If you slip and fall on property owned by another person or entity, the property owner could be considered to be at fault for your injuries — and any medical bills, lost wages, and pain and suffering that result. You must be able to prove liability if you are to recover damages in a personal injury claim against that property owner.
For this to occur, at least one of the following conditions must be present:
- The property owner knew there was a dangerous condition on the premises and did nothing to correct the issue.
- The property owner should have known of the existence of the dangerous condition and should have taken appropriate steps to correct it and prevent injuries, according to the standards of a “reasonable person.”
- The property owner created and was directly responsible for the dangerous condition that ultimately caused the accident and injuries.
In most situations, determining whether or not the property owner was liable comes down to common sense. Insurance claims adjusters will consider whether the property owner took appropriate steps to keep their property safe, including whether there had been regular efforts made to keep the building clean, safe and up to code.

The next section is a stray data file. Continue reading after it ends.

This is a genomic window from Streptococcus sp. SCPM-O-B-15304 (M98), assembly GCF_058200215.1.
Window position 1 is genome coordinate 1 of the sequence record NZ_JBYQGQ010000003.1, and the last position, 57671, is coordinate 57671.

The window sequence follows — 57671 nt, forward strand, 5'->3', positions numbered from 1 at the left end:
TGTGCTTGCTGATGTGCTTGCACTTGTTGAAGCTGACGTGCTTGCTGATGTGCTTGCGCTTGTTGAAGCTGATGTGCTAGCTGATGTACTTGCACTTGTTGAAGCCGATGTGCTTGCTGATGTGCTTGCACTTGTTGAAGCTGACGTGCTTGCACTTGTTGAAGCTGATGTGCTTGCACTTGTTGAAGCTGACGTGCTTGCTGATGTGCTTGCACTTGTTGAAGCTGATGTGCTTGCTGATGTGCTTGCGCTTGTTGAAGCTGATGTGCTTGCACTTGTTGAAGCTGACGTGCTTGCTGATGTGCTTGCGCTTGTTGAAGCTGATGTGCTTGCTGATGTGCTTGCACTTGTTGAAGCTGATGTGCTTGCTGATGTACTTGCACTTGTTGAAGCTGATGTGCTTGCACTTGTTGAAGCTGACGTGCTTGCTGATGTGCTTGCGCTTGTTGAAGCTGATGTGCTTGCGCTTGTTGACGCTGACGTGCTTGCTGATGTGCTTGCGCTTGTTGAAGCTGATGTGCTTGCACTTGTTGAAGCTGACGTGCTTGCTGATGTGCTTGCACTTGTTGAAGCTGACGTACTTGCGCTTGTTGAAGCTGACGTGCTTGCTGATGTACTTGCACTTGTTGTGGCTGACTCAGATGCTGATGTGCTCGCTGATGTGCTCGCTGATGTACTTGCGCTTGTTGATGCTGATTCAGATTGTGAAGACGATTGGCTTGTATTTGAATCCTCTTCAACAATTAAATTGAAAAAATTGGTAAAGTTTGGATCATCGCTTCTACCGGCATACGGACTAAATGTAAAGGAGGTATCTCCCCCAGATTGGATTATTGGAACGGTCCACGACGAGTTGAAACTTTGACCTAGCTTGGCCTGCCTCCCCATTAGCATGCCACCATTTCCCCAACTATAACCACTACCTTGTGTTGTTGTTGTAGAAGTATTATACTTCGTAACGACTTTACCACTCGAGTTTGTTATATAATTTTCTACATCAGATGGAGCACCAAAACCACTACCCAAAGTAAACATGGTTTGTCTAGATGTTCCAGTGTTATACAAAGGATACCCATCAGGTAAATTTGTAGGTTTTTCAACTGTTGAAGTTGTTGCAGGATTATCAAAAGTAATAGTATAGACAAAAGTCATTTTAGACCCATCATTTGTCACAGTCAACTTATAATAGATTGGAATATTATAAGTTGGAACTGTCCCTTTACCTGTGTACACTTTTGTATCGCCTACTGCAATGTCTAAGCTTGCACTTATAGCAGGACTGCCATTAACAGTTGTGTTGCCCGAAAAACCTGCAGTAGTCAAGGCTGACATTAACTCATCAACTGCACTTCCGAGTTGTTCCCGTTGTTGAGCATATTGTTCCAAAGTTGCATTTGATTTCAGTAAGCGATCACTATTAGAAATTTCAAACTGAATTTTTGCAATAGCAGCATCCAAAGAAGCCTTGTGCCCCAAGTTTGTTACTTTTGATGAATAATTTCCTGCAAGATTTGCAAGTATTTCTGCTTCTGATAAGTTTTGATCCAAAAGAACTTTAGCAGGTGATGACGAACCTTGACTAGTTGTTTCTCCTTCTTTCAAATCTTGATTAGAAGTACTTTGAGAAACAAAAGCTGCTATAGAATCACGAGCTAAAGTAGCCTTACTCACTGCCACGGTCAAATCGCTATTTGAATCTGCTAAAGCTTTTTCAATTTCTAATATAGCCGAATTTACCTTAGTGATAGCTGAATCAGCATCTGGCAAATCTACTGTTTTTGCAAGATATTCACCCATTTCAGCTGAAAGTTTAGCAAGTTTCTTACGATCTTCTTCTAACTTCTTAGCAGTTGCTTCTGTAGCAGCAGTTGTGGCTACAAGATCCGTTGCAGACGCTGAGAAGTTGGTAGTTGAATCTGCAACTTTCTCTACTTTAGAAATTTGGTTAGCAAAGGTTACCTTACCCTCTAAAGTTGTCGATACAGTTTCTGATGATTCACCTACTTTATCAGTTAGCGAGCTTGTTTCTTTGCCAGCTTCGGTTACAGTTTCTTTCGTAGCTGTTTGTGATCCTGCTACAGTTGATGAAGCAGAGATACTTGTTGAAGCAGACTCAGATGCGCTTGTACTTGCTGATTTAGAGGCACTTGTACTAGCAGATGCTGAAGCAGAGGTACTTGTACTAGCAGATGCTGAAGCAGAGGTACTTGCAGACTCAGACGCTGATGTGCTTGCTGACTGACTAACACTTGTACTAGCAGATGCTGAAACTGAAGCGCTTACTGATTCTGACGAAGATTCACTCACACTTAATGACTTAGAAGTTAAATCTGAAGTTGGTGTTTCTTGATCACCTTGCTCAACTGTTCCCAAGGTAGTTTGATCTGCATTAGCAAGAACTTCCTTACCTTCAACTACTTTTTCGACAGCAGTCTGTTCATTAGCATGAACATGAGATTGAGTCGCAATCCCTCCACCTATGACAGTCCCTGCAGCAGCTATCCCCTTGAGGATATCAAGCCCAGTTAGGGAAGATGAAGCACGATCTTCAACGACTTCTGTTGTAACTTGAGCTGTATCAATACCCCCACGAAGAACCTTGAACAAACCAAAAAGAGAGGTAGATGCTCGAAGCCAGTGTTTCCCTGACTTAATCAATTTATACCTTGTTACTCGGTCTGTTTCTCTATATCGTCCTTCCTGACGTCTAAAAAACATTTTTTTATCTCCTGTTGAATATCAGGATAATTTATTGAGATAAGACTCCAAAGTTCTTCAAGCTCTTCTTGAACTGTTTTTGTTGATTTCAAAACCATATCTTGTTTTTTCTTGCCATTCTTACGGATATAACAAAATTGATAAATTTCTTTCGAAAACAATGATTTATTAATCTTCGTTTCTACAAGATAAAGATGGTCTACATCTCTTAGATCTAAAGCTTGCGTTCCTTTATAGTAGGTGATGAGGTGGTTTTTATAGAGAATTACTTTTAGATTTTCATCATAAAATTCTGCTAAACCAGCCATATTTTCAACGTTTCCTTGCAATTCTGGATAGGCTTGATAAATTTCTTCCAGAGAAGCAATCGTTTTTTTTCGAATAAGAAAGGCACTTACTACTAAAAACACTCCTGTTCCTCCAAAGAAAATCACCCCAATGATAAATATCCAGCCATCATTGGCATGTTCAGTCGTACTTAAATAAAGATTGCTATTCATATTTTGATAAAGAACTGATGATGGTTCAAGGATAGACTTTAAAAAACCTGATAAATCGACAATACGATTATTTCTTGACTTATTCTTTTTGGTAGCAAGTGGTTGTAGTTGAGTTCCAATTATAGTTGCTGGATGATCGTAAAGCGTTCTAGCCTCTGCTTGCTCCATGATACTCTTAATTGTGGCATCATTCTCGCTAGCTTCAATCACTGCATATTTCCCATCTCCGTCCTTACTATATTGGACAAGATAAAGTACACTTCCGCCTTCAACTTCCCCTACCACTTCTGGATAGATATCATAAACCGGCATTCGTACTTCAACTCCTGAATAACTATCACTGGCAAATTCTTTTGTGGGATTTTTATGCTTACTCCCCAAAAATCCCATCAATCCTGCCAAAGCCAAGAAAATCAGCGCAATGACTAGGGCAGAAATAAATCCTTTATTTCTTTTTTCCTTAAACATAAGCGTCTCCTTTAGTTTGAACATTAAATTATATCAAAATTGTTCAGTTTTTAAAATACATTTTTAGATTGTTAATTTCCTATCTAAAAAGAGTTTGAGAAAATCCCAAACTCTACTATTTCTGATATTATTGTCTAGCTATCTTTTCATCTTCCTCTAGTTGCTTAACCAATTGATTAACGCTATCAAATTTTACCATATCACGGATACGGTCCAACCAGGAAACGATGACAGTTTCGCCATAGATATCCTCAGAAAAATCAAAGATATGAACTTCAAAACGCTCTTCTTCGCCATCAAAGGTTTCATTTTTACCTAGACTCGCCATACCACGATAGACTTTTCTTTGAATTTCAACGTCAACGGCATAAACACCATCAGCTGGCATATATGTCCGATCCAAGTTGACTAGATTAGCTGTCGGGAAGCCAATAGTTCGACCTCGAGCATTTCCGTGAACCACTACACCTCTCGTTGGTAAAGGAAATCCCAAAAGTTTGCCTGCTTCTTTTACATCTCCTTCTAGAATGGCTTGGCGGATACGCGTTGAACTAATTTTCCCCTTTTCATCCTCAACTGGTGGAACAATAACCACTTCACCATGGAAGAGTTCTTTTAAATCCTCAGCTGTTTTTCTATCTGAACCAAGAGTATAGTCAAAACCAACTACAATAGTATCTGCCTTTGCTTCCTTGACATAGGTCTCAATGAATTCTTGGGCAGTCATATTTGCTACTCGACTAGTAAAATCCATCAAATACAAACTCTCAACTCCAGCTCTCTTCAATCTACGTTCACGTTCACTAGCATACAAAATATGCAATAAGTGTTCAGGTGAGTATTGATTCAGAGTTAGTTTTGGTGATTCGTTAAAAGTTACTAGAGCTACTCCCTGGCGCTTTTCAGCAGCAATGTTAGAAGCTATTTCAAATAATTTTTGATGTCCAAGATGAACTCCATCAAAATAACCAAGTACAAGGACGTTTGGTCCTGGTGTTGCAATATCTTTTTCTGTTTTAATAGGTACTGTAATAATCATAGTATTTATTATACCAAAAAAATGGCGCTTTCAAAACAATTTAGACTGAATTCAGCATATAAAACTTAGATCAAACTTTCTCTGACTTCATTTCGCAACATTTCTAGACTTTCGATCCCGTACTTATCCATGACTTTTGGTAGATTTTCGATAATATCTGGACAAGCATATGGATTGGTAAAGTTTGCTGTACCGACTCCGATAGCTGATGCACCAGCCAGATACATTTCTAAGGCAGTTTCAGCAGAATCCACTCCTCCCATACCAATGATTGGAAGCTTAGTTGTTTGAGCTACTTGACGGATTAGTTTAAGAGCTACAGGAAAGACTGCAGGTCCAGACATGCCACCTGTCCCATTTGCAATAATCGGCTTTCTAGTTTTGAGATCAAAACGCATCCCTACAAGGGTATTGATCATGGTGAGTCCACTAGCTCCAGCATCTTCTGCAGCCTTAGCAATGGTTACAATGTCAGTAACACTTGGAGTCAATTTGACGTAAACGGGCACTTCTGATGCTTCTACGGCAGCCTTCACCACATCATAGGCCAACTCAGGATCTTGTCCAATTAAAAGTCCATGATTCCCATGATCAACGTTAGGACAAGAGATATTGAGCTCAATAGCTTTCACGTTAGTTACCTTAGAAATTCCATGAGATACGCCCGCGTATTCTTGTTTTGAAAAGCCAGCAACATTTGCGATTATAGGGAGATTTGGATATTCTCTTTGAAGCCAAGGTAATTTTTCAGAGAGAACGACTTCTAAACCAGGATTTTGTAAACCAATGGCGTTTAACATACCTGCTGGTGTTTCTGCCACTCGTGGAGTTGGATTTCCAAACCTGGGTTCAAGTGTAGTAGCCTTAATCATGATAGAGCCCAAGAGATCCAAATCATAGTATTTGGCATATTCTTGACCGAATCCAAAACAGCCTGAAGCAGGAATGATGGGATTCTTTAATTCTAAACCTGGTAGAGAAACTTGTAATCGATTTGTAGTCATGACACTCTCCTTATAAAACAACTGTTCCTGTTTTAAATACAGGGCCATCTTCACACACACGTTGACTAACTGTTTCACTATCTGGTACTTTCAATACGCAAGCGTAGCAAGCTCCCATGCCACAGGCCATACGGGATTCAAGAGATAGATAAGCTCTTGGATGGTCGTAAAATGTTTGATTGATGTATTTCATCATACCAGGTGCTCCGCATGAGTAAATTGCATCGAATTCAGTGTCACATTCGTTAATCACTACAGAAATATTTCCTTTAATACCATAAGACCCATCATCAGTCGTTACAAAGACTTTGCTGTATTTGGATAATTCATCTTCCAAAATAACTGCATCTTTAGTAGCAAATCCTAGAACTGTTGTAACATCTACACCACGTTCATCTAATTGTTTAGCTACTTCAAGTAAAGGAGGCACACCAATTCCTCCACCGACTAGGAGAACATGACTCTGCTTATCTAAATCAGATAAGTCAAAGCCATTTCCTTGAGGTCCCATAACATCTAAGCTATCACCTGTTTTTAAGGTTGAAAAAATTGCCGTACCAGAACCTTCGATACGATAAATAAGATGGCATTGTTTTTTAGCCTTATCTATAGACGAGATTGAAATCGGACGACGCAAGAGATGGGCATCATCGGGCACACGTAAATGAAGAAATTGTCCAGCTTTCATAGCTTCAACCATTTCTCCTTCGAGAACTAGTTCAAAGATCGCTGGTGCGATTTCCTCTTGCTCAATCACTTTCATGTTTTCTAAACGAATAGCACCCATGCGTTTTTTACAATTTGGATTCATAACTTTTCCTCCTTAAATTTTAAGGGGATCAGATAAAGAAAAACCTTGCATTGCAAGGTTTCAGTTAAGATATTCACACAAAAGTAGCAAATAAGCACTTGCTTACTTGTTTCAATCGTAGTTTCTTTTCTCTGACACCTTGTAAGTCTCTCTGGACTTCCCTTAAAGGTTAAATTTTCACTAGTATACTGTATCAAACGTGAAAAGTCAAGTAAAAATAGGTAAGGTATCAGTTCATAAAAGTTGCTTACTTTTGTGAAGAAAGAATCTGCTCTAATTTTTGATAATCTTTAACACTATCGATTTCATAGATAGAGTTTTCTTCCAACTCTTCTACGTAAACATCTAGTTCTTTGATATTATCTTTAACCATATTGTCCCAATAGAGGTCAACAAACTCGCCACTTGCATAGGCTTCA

Other factors that might play a role into determining liability could include:
- Were you, as the victim, at all careless in your actions, or did you contribute to the accident in any way?
- Did the owner take appropriate efforts to remedy the situation before the lawsuit was filed?
- How long did the dangerous condition in question exist, and was there a proper amount of time for the owner to become aware of it and resolve it?
All of these questions are likely to be analyzed by the property owner’s insurance company — or by a judge or jury if you need to take legal action to recover the compensation you believe is owed to you.
For further guidance on what to do after a slip and fall accident in Tennessee, speak with an experienced Clarksville premises liability attorney at Bateman & Bateman, PC.